U.S. flag

An official website of the United States government

Format
Items per page

Send to:

Choose Destination

Search results

Items: 1 to 20 of 29

1.

Floating-Harbor syndrome

Floating-Harbor syndrome (FHS) is characterized by typical craniofacial features; low birth weight, normal head circumference, and short stature; bone age delay that normalizes between ages six and 12 years; skeletal anomalies (brachydactyly, clubbing, clinodactyly, short thumbs, prominent joints, clavicular abnormalities); severe receptive and expressive language impairment; hypernasality and high-pitched voice; and intellectual disability that is typically mild to moderate. Difficulties with temperament and behavior that are present in many children tend to improve in adulthood. Other features can include hyperopia and/or strabismus, conductive hearing loss, seizures, gastroesophageal reflux, renal anomalies (e.g., hydronephrosis / renal pelviectasis, cysts, and/or agenesis), and genital anomalies (e.g., hypospadias and/or undescended testes). [from GeneReviews]

MedGen UID:
152667
Concept ID:
C0729582
Disease or Syndrome
2.

Cardio-facio-cutaneous syndrome

Cardiofaciocutaneous (CFC) syndrome is characterized by cardiac abnormalities (pulmonic stenosis and other valve dysplasias, septal defects, hypertrophic cardiomyopathy, rhythm disturbances), distinctive craniofacial appearance, and cutaneous abnormalities (including xerosis, hyperkeratosis, ichthyosis, keratosis pilaris, ulerythema ophryogenes, eczema, pigmented moles, hemangiomas, and palmoplantar hyperkeratosis). The hair is typically sparse, curly, fine or thick, woolly or brittle; eyelashes and eyebrows may be absent or sparse. Nails may be dystrophic or fast growing. Some form of neurologic and/or cognitive delay (ranging from mild to severe) is seen in all affected individuals. Neoplasia, mostly acute lymphoblastic leukemia, has been reported in some individuals. [from GeneReviews]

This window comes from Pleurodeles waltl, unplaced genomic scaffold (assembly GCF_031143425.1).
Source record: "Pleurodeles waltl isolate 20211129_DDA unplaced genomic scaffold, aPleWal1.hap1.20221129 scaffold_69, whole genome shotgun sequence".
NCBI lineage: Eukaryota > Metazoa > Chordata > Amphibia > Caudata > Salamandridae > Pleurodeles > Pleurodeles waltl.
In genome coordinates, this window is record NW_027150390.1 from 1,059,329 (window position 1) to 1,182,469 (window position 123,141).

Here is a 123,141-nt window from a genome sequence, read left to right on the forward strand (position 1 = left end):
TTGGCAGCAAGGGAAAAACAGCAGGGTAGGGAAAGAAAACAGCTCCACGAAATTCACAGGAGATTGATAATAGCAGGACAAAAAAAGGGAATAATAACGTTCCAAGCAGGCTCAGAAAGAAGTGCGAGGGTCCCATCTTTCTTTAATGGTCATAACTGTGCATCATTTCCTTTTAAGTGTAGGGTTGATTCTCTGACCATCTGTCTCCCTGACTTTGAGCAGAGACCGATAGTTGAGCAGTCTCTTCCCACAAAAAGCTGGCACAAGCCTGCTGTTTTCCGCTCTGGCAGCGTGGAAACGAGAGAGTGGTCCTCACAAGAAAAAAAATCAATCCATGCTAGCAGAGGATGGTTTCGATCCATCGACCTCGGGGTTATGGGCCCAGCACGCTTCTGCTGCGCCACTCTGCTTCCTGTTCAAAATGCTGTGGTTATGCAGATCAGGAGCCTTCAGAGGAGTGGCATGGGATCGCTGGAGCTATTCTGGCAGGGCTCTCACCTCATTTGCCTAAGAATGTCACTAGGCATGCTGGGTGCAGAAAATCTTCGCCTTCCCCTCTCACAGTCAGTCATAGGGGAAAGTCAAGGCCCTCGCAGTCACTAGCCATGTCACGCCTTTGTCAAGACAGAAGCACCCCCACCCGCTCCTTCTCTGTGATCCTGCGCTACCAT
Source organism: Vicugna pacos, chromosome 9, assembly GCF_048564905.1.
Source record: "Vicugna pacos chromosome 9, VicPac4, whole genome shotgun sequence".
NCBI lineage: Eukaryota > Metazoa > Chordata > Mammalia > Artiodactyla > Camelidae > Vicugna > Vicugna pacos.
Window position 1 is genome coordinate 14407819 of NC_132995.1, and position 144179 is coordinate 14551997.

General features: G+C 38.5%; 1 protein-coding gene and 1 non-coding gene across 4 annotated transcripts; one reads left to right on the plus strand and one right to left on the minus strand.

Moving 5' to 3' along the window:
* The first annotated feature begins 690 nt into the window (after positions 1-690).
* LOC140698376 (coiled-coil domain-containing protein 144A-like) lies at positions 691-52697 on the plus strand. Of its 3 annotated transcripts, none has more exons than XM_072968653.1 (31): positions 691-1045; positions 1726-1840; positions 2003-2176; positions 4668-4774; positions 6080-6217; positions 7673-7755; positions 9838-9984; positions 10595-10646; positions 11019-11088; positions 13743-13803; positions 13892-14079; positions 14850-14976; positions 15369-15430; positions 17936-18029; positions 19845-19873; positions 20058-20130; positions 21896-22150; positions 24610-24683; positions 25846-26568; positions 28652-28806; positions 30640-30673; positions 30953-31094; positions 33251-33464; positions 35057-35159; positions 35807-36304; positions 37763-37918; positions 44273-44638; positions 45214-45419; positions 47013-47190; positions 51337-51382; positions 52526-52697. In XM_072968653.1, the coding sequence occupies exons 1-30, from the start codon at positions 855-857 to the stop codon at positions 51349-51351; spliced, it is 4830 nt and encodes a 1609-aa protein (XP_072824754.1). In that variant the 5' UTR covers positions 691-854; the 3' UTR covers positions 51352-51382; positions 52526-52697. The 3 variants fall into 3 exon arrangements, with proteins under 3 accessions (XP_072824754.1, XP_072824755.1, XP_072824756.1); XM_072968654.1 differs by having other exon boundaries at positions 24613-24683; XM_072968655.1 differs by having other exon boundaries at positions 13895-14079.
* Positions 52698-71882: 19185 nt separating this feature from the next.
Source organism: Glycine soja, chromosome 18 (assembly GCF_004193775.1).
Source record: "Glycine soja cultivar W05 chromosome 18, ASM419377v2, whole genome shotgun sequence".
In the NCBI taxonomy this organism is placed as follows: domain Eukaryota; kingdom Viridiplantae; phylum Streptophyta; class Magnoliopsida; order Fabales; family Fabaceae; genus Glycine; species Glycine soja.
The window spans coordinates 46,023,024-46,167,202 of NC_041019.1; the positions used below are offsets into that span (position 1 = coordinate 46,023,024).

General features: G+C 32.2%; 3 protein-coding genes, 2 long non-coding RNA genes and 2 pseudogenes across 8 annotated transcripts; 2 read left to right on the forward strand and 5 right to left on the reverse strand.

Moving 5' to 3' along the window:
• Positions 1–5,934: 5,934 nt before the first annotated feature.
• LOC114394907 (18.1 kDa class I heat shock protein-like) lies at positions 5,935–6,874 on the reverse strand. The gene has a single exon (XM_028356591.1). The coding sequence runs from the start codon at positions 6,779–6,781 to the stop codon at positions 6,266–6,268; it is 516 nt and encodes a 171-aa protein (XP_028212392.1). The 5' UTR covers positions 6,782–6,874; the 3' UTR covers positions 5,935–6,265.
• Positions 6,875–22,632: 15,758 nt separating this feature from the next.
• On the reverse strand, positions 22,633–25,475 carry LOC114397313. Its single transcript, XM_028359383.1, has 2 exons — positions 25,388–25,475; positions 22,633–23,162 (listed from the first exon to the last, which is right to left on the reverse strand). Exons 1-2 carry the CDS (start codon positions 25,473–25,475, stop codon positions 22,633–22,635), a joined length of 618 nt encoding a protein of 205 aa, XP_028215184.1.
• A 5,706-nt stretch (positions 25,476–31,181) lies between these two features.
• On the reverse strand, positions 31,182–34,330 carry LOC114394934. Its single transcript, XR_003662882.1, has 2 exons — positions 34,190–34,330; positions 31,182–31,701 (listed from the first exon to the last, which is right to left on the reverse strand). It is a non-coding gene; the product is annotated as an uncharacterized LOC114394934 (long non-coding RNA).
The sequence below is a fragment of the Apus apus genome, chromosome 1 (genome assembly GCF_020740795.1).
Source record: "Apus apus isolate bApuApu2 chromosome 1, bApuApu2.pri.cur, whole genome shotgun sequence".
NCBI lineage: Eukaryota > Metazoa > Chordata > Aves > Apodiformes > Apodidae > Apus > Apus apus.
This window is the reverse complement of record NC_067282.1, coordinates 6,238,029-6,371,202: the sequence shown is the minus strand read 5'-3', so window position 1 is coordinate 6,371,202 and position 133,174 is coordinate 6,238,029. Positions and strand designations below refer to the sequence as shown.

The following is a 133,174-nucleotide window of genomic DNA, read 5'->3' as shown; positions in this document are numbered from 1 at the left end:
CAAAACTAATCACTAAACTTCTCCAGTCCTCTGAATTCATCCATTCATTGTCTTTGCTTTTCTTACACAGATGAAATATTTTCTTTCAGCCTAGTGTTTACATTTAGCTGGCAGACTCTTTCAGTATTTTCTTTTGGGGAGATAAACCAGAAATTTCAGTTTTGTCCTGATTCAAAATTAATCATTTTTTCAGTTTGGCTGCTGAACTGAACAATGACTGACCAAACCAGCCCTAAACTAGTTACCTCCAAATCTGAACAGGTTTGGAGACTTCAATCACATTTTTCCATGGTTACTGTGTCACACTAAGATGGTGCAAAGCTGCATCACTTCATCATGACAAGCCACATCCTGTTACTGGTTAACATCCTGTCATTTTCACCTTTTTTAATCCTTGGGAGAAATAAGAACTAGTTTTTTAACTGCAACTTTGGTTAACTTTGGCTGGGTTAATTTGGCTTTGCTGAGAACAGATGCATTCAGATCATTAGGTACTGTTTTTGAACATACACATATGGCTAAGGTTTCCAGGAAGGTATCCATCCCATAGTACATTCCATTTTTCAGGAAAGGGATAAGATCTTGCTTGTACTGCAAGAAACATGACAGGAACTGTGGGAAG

MedGen UID:
266149
Concept ID:
C1275081
Congenital Abnormality; Disease or Syndrome
3.

Combined immunodeficiency due to DOCK8 deficiency

Hyper-IgE syndrome-2 with recurrent infections (HIES2) is an autosomal recessive immunologic disorder characterized by recurrent staphylococcal infections of the skin and respiratory tract, eczema, elevated serum immunoglobulin E, and hypereosinophilia. It is distinguished from autosomal dominant HIES1 (147060) by the lack of connective tissue and skeletal involvement (Renner et al., 2004). For a discussion of genetic heterogeneity of hyper-IgE syndrome, see 147060. See also TYK2 deficiency (611521), a clinically distinct disease entity that includes characteristic features of both autosomal recessive HIES2 and mendelian susceptibility to mycobacterial disease (MSMD; 209950) (Minegishi et al., 2006). [from OMIM]

MedGen UID:
1648410
Concept ID:
C4722305
Disease or Syndrome
4.

Aicardi-Goutieres syndrome 7

Most characteristically, Aicardi-Goutières syndrome (AGS) manifests as an early-onset encephalopathy that usually, but not always, results in severe intellectual and physical disability. A subgroup of infants with AGS present at birth with abnormal neurologic findings, hepatosplenomegaly, elevated liver enzymes, and thrombocytopenia, a picture highly suggestive of congenital infection. Otherwise, most affected infants present at variable times after the first few weeks of life, frequently after a period of apparently normal development. Typically, they demonstrate the subacute onset of a severe encephalopathy characterized by extreme irritability, intermittent sterile pyrexias, loss of skills, and slowing of head growth. Over time, as many as 40% develop chilblain skin lesions on the fingers, toes, and ears. It is becoming apparent that atypical, sometimes milder, cases of AGS exist, and thus the true extent of the phenotype associated with pathogenic variants in the AGS-related genes is not yet known. [from GeneReviews]